For too long, layoffs have been too taboo to discuss. Personally, laid off workers often feel lonely, ashamed, and stigmatized, putting an undue burden of responsibility on their own shoulders even when a decision to restructure the business or a shock from an event like COVID-19 had nothing to do with their performance. 

When asked about rethinking layoffs, Zabeen Hirji, former CHRO of Royal Bank of Canada and Deloitte’s Executive Advisor on Future of Work says “Unlike other parts of the talent and skills agenda, most executives have not personally experienced layoffs and perhaps the missing piece in this puzzle is empathy.” 

But despite its taboo history and the lack of empathy that some may have for the experience of a laid off worker, all business leaders must grapple with the fact that layoffs may increase in the coming years and it will be their choice if they continue layoffs in their current destructive form.

It is far past due that we talk about layoffs, about the deep impact they have on people, their families, our businesses, and our communities and begin the work of reimagining them as we have with every other element of the employee lifecycle.

Reimagining Solutions through AI-Powered Outskilling

Perhaps ironically, the solution of how to reimagine layoffs and better equip affected workers for the next step in their career may be powered by the same element that is causing many of the layoffs in the first place: artificial intelligence.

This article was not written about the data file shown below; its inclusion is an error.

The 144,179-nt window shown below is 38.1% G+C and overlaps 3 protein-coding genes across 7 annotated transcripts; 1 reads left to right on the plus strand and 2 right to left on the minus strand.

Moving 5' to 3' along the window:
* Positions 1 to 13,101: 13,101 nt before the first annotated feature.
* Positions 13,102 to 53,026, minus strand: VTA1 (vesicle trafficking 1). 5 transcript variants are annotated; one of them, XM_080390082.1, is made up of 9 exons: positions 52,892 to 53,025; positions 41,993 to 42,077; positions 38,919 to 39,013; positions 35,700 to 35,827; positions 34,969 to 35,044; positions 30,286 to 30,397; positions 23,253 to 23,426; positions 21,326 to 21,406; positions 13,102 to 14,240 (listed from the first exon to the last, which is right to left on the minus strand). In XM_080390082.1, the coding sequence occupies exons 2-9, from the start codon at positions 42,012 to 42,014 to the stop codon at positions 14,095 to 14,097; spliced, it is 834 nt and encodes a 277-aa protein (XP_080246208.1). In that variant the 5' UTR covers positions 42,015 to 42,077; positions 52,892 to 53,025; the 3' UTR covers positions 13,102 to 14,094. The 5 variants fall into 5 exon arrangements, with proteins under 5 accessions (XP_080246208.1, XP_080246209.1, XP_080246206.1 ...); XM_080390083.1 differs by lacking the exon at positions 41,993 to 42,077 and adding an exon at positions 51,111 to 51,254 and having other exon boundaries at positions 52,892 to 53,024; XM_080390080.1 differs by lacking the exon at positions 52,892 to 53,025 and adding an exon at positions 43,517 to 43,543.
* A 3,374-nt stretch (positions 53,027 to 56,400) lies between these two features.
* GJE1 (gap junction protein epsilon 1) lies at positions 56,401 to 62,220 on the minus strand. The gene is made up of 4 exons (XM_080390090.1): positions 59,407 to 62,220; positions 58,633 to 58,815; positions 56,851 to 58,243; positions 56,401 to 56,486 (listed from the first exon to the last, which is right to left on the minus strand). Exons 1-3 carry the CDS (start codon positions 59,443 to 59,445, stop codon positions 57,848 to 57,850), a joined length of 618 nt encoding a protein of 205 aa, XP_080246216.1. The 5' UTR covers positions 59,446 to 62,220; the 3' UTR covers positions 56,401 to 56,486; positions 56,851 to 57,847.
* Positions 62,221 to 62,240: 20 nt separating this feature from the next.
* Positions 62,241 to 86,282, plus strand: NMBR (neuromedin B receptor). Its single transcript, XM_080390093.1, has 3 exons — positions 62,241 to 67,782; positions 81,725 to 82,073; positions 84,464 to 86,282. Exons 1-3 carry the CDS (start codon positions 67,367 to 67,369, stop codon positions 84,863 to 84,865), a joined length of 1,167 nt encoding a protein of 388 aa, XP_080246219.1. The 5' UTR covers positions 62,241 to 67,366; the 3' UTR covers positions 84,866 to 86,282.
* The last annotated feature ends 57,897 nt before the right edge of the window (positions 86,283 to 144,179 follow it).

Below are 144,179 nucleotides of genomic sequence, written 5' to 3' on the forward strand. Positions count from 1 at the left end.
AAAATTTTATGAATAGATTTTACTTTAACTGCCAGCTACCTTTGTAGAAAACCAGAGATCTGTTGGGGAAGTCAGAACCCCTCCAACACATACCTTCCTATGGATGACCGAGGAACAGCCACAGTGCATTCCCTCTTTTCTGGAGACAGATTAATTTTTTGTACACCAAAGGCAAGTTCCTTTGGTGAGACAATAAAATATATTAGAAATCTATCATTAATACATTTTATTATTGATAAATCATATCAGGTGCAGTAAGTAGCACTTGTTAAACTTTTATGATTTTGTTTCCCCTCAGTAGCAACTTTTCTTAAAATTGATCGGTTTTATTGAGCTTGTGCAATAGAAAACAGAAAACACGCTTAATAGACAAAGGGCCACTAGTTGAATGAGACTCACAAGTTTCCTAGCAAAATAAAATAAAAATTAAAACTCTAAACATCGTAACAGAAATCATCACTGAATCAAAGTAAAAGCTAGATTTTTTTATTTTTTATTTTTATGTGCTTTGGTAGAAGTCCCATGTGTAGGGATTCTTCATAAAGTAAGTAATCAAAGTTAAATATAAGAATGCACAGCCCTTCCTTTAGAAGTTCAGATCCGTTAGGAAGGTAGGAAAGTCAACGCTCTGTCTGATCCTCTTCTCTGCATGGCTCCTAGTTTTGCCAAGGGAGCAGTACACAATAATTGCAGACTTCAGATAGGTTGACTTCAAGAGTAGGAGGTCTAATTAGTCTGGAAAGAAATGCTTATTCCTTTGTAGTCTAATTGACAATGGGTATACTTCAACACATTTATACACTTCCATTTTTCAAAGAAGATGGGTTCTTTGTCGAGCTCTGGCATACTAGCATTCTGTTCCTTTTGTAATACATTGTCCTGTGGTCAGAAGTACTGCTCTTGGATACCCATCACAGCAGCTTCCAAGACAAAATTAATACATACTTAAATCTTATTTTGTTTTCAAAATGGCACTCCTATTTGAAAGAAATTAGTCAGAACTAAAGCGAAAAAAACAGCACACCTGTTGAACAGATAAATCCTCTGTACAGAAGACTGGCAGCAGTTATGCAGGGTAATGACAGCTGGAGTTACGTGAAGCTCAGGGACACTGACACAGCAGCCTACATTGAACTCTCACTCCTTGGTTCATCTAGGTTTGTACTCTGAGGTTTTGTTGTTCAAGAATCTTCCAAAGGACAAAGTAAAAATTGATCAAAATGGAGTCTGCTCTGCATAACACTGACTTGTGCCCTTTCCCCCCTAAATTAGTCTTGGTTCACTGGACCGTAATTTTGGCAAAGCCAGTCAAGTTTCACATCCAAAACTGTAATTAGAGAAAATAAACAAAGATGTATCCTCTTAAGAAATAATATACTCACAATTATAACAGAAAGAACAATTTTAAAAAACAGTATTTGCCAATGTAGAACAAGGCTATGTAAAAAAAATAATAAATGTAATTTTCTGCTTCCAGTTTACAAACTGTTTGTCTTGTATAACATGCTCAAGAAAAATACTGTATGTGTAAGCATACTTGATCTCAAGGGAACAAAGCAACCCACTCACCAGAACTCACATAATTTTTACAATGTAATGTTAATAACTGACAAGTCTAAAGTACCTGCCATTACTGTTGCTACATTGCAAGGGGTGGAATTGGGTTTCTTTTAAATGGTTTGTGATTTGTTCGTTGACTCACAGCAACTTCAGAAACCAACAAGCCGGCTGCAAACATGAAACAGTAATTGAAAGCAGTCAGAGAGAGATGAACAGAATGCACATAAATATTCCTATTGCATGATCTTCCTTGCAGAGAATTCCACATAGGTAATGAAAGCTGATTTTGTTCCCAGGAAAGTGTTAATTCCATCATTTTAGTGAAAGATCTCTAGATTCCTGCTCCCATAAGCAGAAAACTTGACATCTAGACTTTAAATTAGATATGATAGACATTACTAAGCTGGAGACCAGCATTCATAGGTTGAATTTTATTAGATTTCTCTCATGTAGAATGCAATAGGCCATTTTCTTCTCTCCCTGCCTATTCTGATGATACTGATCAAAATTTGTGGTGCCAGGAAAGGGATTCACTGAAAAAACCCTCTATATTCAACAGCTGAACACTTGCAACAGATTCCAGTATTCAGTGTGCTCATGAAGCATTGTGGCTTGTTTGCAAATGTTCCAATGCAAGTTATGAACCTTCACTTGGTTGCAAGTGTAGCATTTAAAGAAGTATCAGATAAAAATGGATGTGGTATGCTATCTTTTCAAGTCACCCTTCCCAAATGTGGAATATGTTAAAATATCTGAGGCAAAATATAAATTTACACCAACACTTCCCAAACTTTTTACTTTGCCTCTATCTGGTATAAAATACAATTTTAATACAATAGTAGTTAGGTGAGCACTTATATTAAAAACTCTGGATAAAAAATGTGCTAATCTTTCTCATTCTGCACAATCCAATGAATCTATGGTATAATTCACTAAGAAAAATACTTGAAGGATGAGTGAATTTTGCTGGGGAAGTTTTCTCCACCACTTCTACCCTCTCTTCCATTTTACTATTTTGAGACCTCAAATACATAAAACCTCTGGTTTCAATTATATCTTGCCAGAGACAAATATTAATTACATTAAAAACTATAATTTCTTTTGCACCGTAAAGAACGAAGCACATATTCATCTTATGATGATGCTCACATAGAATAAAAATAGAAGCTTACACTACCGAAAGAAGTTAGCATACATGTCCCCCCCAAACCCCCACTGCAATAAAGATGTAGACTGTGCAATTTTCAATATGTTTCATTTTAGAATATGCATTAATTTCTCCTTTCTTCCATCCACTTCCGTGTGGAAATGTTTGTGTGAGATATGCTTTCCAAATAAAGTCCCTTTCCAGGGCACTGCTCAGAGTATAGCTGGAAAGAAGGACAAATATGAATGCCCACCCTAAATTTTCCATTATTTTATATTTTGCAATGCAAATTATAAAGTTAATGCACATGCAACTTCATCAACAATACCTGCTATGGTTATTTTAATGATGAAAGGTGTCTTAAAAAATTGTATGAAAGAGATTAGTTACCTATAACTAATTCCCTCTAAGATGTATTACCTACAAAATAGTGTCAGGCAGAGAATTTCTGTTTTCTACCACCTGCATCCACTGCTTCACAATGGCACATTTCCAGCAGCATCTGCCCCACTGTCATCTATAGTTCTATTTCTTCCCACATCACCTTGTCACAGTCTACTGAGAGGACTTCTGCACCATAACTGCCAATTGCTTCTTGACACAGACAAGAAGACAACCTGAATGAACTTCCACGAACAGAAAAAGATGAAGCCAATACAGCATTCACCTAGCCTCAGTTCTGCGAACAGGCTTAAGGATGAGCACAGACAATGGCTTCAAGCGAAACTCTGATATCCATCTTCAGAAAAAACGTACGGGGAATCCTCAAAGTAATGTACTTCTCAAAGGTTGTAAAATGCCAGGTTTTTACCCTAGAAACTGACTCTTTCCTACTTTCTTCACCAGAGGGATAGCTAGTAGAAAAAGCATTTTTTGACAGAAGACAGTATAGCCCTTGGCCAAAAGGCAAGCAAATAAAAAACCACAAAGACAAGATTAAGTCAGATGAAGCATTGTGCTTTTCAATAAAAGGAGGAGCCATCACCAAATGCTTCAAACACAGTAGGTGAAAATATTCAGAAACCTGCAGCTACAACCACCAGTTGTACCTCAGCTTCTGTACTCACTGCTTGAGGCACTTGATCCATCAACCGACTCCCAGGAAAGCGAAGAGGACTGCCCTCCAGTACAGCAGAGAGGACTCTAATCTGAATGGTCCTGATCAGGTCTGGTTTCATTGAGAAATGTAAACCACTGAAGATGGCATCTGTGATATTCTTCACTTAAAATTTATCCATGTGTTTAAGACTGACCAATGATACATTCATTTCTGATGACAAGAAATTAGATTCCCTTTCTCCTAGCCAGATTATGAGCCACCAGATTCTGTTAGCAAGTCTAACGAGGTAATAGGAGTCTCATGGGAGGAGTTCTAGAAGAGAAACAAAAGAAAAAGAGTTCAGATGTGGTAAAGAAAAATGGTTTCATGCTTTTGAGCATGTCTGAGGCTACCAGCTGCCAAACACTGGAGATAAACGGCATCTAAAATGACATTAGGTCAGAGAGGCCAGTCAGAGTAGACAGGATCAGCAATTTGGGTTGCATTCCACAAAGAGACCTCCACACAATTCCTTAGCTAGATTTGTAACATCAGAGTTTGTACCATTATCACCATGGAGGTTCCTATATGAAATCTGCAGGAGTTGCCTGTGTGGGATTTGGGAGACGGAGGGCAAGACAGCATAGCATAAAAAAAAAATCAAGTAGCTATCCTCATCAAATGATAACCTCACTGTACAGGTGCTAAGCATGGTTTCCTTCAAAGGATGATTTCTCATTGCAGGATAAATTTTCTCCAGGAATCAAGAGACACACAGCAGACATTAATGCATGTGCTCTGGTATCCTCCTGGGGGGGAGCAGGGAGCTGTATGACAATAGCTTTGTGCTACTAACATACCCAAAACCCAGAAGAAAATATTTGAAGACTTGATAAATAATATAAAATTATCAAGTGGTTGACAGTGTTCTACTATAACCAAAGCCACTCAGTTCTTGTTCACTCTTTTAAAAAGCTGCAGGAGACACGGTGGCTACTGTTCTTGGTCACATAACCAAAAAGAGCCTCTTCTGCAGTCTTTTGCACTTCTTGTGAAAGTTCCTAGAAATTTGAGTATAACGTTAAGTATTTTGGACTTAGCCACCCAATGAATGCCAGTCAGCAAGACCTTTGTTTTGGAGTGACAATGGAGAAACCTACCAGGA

Imagine, for a moment, a world where every single worker whose job is impacted by automation, disruption, or external shocks like COVID-19 was supported to land softly in their next opportunity through a personalized, AI-powered journey that:

 1. ‘Locates’ You: Parses your resume to understand your past learning and work experiences, infers your skills based on your experiences, and profiles your interests, personality, and career preferences

2. Recommends ‘Destinations’: Uses a combination of your 360 profile, skill and experience requirements of occupations, as well as real-time labour market information like demand, automation predictions and salary to recommend career paths for you to consider

3. Creates a Personalized ‘Roadmap’ to Get You There: Uses an AI engine trained on millions of data points to craft a roadmap with personalized learning and job matches which continue to improve as the platform gets to know you better